The World Was On Fire
And no one could save me but you
Today I have been writing in this blog for twenty years. I was always a journaler but it was May 2nd, 2000, at the end of grade eight, that I decided to start a public personal blog. Writing became my way to process and distill thoughts, to get to the bottom of my feelings.
So, the dumb observances of my grade nine self, the commentary and complaining, struggle through high school, feeling directionless, the wistfulness about ever finding love, lay bare online. It should be embarrassing, but it just is what it is.
I think that girl in grade eight would be happy to hear of what her 2020 self became at thirty-three, but with some mild shocks, perhaps. Only one year of tech collage, no degree. I think she would be surprised at the names I ultimately chose for my sons. And I really did think I would have a daughter (but I have made total peace with not).
I wanted to post something today, just to mark the milestone, but it does feel unimportant in a time of global crisis.
No doubt social distancing and staying home has been difficult with young kids, but it has been illuminating like a cleansing fire in some ways. When whole chunks of your life get taken away, you scramble to cope. I found that some things I thought were going to be helpful just stressed me out, namely Zoom chats with too many people.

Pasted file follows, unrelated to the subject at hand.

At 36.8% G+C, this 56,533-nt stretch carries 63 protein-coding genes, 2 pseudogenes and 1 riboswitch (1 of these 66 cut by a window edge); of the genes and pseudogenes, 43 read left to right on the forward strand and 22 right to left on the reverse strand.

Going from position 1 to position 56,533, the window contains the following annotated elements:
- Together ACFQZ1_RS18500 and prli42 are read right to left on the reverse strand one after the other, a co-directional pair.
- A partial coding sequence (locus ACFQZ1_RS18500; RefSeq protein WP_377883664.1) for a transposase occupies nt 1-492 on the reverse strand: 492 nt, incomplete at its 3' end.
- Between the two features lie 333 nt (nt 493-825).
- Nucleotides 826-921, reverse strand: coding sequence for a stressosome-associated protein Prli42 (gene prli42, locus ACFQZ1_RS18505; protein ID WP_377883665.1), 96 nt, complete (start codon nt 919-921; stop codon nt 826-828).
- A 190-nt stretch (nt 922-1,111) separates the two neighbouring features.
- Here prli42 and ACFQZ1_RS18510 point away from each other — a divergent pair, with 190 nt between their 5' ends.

It is actually such an odd phenomenon because I have FaceTimed my parents regularly, long before all this went down. I used to say, “video chats are amazing, it’s almost like being there”. Adam really knows his Calgary grandparents so well because of video chats. But now that every conversation is like this when it’s normally face to face, it just feels like a vulgar farce of interaction. It does not approach the real thing, not even close. I am grateful for this technology, but I am eager to have the real thing back. I have pretty much centred my social habits around avoiding large crowds for my entire life, so large summer events not happening doesn’t bother me. I would love some backyard barbecues and play dates, though.
It has been nearly two months since my kids have played with other children or seen any family. Adam is obviously confused about why “houses are closed, our house is closed, because of germs,” but overall he is handling this situation well. Tom working from home has been the bomb, and digital church has allowed me to listen to more Hillview sermons live in the last couple weeks than I have in the last couple months. The times are strange, but it’s not all bad.
And I’ll just be here, writing about my life’s random minutiae for twenty more years, God willing.